Seeds of 12 populations of Mimulus guttatus representative of the Wasatch Mountain ecotype were incubated for 17 months (one natural season plus a year) in five artificial climates found in phytotron studies to be important to the growth of the plants of that form of monkey flower. In all but the coldest climate, germination occurred promptly (3–8 days, on average), peaked during the first three weeks, and then tapered off gradually well into the second season. Generally, the amount and timing of germination was plastic, showing much the same range of responses in widely different climates both overall and for individual populations. However, in some cases, there were significant differences between populations indicative of polymorphism within the species. For example, germination was significantly slower, more variable, and less in amount the higher the elevation of origin of the populations. The responses of the population suggest the presence of both much plasticity and much polymorphism for germination characteristics in this form of M. guttatus.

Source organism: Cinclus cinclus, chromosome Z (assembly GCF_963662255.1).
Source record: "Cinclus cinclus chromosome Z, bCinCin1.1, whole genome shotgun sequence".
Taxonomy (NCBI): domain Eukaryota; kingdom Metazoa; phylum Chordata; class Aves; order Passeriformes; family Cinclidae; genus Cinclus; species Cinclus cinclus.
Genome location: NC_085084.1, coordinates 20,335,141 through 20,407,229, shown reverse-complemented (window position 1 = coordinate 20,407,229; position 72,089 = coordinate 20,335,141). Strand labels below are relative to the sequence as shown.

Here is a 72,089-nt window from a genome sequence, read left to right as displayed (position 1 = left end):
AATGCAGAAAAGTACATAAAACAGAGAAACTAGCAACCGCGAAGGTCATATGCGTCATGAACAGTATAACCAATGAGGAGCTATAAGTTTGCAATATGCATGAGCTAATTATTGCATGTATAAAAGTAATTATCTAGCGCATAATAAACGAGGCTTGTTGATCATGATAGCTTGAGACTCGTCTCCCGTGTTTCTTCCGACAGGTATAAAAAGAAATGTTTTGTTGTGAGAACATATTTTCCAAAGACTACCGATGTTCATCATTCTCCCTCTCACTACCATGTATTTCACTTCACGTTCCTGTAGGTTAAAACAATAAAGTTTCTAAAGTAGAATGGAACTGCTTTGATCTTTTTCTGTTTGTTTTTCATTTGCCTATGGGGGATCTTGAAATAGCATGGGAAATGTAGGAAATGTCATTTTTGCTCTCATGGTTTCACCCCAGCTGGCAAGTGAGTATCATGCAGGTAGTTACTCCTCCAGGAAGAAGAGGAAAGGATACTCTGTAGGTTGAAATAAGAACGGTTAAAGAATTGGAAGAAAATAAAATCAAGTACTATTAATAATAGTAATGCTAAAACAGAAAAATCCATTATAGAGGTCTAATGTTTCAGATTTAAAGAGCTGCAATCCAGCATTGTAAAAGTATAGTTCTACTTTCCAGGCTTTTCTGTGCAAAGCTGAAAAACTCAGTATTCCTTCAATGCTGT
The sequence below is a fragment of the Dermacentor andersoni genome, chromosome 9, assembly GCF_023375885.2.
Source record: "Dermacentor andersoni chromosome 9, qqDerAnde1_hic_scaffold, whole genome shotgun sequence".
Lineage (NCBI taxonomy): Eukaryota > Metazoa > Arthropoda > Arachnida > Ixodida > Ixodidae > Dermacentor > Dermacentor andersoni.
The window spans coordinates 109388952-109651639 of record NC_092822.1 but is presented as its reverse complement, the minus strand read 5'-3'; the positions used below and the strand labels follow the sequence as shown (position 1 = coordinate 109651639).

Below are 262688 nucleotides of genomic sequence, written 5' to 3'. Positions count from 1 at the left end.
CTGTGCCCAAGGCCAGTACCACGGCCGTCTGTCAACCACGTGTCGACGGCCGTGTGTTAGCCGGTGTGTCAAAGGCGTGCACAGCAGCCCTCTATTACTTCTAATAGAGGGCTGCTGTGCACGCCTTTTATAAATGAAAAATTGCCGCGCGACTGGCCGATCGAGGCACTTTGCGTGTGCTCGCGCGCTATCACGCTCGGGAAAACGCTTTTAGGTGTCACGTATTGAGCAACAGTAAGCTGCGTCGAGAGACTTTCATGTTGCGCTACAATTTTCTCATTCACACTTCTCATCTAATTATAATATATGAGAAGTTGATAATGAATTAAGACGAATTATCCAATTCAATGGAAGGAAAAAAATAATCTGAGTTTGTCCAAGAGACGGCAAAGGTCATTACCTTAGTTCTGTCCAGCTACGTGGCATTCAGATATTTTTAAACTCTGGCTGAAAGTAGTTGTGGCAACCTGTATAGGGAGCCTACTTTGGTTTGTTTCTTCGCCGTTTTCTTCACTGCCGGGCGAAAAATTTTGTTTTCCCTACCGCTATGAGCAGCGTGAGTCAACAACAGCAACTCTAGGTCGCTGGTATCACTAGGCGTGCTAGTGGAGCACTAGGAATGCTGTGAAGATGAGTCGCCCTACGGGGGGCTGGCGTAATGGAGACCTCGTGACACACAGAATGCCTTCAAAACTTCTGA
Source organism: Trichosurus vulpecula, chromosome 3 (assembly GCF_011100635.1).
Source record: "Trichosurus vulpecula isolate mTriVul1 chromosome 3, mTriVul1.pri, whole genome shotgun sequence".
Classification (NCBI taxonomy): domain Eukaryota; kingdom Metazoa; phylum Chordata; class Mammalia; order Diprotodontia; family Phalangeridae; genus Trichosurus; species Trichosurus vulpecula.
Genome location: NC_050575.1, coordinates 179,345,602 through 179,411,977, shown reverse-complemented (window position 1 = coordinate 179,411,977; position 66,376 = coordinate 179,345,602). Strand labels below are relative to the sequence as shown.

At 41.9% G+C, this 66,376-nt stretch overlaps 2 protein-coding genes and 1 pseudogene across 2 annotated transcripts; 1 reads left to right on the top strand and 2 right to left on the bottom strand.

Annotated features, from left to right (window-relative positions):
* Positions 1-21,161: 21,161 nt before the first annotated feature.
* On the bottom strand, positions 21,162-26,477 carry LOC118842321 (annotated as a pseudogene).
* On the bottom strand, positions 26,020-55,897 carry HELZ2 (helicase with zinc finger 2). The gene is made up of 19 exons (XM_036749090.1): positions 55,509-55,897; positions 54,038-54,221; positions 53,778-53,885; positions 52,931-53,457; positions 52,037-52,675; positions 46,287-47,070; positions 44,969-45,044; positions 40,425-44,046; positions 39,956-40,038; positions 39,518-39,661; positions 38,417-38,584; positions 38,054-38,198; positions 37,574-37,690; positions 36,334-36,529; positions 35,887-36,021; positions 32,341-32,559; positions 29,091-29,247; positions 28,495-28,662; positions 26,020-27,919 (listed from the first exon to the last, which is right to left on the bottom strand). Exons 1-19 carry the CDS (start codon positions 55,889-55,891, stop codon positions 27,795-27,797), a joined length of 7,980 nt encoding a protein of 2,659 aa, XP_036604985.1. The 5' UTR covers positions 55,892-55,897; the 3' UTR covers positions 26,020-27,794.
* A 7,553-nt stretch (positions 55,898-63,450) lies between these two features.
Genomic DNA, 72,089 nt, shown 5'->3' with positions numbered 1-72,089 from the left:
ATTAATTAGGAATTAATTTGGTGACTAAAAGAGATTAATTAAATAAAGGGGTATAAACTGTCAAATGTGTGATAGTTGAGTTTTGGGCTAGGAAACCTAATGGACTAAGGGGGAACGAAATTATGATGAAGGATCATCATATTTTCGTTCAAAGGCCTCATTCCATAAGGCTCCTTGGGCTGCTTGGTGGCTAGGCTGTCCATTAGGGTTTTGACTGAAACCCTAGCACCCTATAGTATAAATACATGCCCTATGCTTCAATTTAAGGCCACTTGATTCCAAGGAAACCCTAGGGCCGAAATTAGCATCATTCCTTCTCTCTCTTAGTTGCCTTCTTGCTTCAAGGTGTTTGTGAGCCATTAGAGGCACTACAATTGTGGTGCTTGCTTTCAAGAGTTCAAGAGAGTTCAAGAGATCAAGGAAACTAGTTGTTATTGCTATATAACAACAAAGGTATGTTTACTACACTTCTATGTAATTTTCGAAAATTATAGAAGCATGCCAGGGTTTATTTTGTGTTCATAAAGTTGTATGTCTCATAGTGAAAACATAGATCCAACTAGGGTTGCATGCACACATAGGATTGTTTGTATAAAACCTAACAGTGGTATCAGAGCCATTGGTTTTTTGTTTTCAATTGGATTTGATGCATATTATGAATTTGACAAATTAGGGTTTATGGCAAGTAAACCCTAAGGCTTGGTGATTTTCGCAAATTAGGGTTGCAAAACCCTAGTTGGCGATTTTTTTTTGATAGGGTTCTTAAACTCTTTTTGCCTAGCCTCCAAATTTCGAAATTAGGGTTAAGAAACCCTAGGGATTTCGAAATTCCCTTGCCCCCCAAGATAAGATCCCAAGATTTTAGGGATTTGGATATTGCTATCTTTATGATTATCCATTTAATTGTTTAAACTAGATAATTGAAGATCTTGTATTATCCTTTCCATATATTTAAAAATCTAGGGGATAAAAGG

Vickery, Robert K. Jr.
"Plasticity and polymorphism in seed germination of Mimulus guttatus (Scrophulariaceae),"
Great Basin Naturalist: Vol. 43
, Article 16.
Available at: http://scholarsarchive.byu.edu/gbn/vol43/iss3/16